To plan or not to plan? We like going with the flow, ending up where we end up. Our only fixed points were our arrival in NYC and our car drop off date in Fort Lauderdale, other than that we were free.

Planning a USA road trip Canada Niagara Falls
Niagara Falls from the Canada side. That was never in the plan but it was wonderful!

We had certain places we wanted to include. Must-sees for us were Amish Pennsylvania, Orlando, Washington DC and New Orleans. We ended up making it to Niagara falls and Canada ( see our Canada posts here, the border crossing is simple) and staying in some really interesting and unexpected places on the East Coast. High hotel prices cut our stay in Washington DC short and the amount of fun we were having kept us in Orlando for over a week. We eventually made it right down through the Florida Keys to the southernmost tip of America. We never expected to get that far.

Planning a USA road trip Florida
We had so much fun in Orlando we stayed for over a week. Florida Legoland.

I would highly recommend not over-planning. Weather conditions, how you feel on the day, unexpected interesting events and festivals are all likely to change your plans at the last-minute.

We found it very easy to find accommodation, sometimes we booked online just minutes before walking through the doors of a motel, often from the motel’s own car park.

It’s a good idea to check for any big festivals that are approaching if you are planning a USA road trip in advance. We unexpectedly arrived in New Orleans for Mardi Gras, a bonus, but it pushed accommodation costs up.

Drive Times on Your Road Trip

Planning a USA road trip school
Sometimes we used hours on the road to do some back-seat school work.

The United States is a big country but the East coast or West Coast are very easy to explore in isolation. The distance from NYC to Florida is only about the same as Port Douglas ( our old home in Australia) to Brisbane, that was our usual 24 hour airport commute.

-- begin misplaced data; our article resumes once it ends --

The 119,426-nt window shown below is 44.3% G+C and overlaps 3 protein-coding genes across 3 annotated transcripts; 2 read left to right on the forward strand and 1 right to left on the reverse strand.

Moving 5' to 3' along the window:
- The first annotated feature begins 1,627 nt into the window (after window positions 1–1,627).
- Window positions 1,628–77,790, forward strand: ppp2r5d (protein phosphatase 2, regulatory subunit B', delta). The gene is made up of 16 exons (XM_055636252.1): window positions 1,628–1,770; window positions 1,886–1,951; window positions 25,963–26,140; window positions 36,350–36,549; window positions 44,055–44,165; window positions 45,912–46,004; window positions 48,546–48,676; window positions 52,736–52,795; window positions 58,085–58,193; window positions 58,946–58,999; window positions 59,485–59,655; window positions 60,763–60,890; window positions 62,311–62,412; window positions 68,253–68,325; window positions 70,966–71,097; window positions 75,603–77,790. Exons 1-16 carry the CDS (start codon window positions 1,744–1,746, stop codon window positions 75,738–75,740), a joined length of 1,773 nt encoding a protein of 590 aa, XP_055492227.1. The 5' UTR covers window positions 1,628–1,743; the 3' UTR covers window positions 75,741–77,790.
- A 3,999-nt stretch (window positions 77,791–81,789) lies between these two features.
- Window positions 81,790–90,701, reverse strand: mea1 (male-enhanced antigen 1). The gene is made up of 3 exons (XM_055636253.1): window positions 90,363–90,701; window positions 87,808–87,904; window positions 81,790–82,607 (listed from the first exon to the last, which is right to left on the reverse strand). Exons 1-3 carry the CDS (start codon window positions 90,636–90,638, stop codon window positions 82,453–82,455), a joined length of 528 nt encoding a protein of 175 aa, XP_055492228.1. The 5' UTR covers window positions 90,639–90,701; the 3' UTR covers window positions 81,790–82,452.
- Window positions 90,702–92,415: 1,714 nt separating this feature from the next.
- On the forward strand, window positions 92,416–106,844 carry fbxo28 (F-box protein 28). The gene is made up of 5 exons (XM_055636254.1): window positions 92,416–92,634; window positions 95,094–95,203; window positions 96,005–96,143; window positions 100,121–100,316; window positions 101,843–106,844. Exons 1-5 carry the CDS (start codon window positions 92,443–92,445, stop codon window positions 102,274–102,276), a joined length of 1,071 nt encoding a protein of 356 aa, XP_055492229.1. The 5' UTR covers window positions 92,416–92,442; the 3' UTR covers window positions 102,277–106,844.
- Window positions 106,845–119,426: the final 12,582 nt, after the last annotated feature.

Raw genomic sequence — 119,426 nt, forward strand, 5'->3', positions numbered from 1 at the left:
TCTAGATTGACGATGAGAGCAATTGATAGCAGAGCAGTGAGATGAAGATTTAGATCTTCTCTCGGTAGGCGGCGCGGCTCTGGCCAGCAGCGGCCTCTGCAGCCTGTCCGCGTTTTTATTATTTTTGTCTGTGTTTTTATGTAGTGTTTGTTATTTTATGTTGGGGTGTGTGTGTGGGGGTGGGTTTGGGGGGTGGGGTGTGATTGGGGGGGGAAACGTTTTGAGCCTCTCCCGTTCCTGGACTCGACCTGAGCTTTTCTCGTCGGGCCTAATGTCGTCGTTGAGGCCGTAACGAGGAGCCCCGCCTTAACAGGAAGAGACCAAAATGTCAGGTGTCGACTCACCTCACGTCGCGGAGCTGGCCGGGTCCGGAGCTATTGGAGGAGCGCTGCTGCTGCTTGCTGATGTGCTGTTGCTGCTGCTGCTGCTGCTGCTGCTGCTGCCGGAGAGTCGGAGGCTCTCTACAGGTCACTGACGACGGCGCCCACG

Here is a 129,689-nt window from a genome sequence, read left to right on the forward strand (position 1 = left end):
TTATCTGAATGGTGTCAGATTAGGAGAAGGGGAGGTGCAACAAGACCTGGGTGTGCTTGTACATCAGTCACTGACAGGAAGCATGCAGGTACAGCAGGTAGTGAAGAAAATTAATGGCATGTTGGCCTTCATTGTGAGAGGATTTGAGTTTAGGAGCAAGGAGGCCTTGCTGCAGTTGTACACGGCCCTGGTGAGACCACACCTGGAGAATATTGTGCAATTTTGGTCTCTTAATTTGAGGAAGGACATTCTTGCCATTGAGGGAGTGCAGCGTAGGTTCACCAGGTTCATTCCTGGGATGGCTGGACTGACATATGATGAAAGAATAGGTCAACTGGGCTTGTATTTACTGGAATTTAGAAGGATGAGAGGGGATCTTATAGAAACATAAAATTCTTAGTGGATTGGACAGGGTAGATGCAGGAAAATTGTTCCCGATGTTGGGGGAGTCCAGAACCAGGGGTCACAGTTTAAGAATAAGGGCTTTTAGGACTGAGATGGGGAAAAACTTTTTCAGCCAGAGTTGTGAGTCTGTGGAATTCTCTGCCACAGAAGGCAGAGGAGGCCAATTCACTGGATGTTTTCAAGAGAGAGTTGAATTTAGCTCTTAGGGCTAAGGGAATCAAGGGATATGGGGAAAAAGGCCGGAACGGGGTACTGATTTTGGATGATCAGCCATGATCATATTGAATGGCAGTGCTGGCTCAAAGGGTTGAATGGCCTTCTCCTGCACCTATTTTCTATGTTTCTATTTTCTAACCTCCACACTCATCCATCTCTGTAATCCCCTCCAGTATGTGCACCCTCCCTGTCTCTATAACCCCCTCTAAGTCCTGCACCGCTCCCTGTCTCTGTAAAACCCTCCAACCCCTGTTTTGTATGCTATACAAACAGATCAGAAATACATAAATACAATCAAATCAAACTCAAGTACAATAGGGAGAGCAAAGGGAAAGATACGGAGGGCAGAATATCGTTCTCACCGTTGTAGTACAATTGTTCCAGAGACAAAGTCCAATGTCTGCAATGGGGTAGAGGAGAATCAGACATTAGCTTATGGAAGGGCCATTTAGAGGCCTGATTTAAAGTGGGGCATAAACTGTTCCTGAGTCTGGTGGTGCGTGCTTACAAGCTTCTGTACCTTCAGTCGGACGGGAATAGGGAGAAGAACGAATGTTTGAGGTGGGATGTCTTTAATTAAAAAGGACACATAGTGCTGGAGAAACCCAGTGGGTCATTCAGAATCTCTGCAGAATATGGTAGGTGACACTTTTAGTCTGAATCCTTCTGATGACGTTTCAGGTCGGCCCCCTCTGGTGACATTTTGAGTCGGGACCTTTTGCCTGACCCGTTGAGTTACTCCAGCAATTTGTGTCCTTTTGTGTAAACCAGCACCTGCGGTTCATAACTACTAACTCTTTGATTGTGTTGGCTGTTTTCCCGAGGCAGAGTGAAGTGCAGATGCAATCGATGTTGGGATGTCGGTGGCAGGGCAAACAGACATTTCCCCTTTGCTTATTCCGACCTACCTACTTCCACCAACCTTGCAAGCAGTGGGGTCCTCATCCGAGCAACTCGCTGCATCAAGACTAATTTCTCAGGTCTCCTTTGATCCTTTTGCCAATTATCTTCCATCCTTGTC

Some days we drove for 9 hours, some for 2. You really can play it by ear. Sometimes we stopped in “middle of nowhere” towns just for a rest stop. We found some unexpected delights that way, such as the Darian Sea Monster.

I’ll publish our exact schedule in another post.

Visa Requirements for the USA

International travellers resident in countries which qualify for the USA Visa Waiver Programme will need to apply online for an ESTA. (Electronic System for Travel Authorisation). Europe, New Zealand and Australia all qualify, check eligibility here.. This information was up to date at time of publication but always check for yourself, things may have changed.

We’ve had a wonderful time travelling around the USA, it’s been better than we expected, to be honest. We didn’t think we’d find so much diversity, history, wildlife, and great food, ( have a look at some of the amazing food in New Orleans).

If you are planning a USA road trip please don’t hesitate to comment below if you think we can help at all. What places would you recommend to people visiting the USA?